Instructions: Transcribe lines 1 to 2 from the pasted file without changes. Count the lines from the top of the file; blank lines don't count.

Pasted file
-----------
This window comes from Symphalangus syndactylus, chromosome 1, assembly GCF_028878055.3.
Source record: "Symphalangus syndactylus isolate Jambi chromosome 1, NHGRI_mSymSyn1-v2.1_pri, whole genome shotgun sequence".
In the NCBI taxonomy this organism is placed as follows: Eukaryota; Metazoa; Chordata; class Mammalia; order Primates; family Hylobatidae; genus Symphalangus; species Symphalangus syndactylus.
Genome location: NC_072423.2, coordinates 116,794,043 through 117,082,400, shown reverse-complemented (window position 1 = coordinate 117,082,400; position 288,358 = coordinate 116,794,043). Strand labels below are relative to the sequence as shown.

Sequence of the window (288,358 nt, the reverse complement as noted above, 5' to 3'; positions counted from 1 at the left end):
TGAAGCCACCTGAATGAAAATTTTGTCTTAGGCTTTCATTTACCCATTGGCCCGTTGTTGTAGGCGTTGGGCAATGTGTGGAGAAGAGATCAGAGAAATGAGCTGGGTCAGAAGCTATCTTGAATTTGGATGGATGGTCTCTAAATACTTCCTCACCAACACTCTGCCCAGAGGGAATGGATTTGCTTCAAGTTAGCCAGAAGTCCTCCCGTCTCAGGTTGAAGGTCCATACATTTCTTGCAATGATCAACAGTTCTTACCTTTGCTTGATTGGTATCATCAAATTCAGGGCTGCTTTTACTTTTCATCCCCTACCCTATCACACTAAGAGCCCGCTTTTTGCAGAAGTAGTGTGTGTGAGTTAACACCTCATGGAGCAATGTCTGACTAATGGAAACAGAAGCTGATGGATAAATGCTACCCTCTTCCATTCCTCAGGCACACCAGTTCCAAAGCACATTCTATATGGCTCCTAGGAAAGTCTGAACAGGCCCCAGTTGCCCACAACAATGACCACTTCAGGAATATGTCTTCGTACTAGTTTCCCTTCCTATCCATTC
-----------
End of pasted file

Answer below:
This window comes from Symphalangus syndactylus, chromosome 1, assembly GCF_028878055.3.
Source record: "Symphalangus syndactylus isolate Jambi chromosome 1, NHGRI_mSymSyn1-v2.1_pri, whole genome shotgun sequence".